Key Study Demonstrates Buffering of Some Florida Reefs Against Ocean Acidification

A groundbreaking new study spanning more than a decade and hundreds of miles of the Florida Coral Reef demonstrates the key role benthic communities play in reducing the impacts of climate change on coral reef ecosystems, specifically Ocean Acidification.

As the ocean accumulates more carbon from the atmosphere, it becomes more acidic, a process known as Ocean Acidification. A more acidic ocean makes it harder for corals and other marine organisms to build their calcium carbonate skeletons and shells. However, scientists at NOAA’s Atlantic Oceanographic and Meteorological Laboratory (AOML) and the Cooperative Institute for Marine and Atmospheric Studies (CIMAS) have found that ocean acidification near the Florida Coral Reef varies both geographically and over time, resulting in reef areas that may be less affected by acidification compared to reefs in the open ocean.

CIMAS/AOML scientists recover a Conductivity, Temperature Depth (CTD) sensor used to collect water samples from aboard the R/V Walton Smith  (Credit: NOAA/Tyler Christian).

In many regions globally, the effects of ocean acidification on coastal ecosystems are compounded by localized changes in water chemistry that are harmful to key marine ecosystems. While the southernmost reefs in the Florida Coral Reef were identified as hotspots for ocean acidification, inshore reefs, particularly in the Upper Keys, proved less vulnerable due to increasing water alkalinity (the opposite of acidity) and the presence of seagrass beds. 

From 2010 to 2021, researchers monitored 38 stations at inshore, mid-channel, and offshore reefs within the different regions of the Florida Coral Reef, from Biscayne Bay in the north through the Upper, Middle, and Lower Florida Keys in the south. As part of NOAA’s National Coral Reef Monitoring Program, water samples were collected every 2 months at each station and analyzed for changes in key water chemistry parameters used to calculate pH, identifying how ocean acidification varies among inshore and offshore reefs, across different regions, and over time from seasons to years.

A map of the 38 field stations within the Florida Coral Reef representing inshore, mid-channel, and offshore reefs from the different regions – Biscayne Bay and the Upper, Middle, and Lower Florida Keys. Credit: Palacio et al 2023

While mid-channel and offshore reefs in the Florida Coral Reef are more exposed to ocean currents and  global ocean acidification trends, the study found shallow inshore reefs were less impacted. In the Upper Keys specifically, their greater seasonality, increasing water alkalinity (known to neutralize acidification), and variety of benthic communities such as seagrass beds significantly influence the carbonate chemistry, providing a buffer against ocean acidification.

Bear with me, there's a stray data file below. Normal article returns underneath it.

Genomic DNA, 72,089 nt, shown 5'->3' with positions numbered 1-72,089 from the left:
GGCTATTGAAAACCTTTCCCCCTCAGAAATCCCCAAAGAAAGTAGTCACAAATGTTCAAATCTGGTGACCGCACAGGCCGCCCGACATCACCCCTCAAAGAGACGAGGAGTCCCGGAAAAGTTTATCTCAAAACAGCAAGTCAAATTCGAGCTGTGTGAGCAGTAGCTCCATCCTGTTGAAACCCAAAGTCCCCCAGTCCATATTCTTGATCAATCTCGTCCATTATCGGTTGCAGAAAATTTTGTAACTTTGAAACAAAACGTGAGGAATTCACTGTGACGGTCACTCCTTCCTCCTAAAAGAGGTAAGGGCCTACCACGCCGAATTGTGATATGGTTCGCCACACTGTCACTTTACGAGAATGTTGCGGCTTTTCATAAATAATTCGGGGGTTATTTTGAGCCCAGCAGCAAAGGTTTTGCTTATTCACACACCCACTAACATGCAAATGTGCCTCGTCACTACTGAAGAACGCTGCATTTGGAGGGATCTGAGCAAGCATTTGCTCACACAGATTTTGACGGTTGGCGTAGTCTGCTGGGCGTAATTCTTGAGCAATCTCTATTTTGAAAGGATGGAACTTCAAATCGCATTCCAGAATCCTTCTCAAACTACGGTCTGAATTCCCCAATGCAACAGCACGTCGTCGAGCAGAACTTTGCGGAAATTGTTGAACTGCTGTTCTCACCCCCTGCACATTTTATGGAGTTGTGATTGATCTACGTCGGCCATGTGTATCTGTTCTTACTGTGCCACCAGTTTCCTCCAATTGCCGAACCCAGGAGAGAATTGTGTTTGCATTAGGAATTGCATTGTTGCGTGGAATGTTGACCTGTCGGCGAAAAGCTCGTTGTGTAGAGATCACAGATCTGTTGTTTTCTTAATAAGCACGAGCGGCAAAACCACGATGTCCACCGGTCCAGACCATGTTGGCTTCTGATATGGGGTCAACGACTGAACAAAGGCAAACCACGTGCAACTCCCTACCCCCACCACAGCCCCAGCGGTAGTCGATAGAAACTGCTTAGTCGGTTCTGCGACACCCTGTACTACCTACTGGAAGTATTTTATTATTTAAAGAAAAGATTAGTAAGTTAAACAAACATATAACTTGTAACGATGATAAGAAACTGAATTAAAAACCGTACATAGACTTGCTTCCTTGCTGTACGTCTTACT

“Understanding the local impacts of ocean acidification is essential for predicting potential economic losses from eroding coastal ecosystems,” says Ana Palacio, PhD, a CIMAS scientist and lead author on the study. “If we are able to pinpoint the regions that are more and less affected by ocean acidification, we can employ more effective and targeted strategies to conserve coral reef ecosystems.” 

A diagram of the chemical process behind ocean acidification. Ocean acidification leads to a decrease in available carbonate ions (C0₃²⁻) in the water column for fauna to produce calcium carbonate skeletons and shells. Credit: NOAA/Heidi Hirsh

Seagrass beds alter water chemistry as they grow through metabolic processes such as photosynthesis, calcification, and respiration. Through photosynthesis specifically, seagrass absorbs carbon dioxide from seawater, providing more favorable conditions for the formation of calcium carbonate by reducing acidity. 

The study’s finding that inshore reefs in the Upper Keys coexisting with well-distributed beds of seagrass are a buffer against ocean acidification is crucial. As ocean acidification is expected to worsen with climate change, these regions may act as refugia for marine organisms where reef structures are likely to persist. It also demonstrates the crucial role seagrass beds and other benthic communities play in safeguarding coral reefs and how they should be prioritized in ongoing and future coral restoration efforts.

CIMAS scientist Albert Boyd analyzes water samples at AOML. Credit: NOAA

This study is unique in both its spatial and temporal scope as scientists monitored hundreds of miles of the Florida Coral Reef for more than a decade. Beyond its scale, the findings emphasize the need to examine localized impacts of global environmental stressors brought on by climate change to establish effective management strategies to both conserve and restore key ecosystems.  

See the University of Miami’s press release here.

This research is part of an ongoing monitoring program with funding and support from the South Florida Ecosystem Restoration (SFER) research group and the NOAA National Coral Reef Monitoring Program (NCRMP). This research was funded by the SFER at NOAA’s Atlantic Oceanographic and Meteorological Laboratory (AOML), NOAA’s NOAA Ocean Acidification Program (OAP) Project #20680, and NOAA’s Coral Reef Conservation Program (CRCP)  Project #743 as part of the NCRMP. Data collection cruises were funded by AOML and the State of Florida’s Fish and Wildlife Research Institute (FWC). 

Palacio-Castro, A. M., Enochs, I. C., Besemer, N., Boyd, A., Jankulak, M., Kolodziej, G., et al. (2023). Coral reef carbonate chemistry reveals interannual, seasonal, and spatial impacts on ocean acidification off Florida. Global Biogeochemical Cycles, 37, e2023GB007789.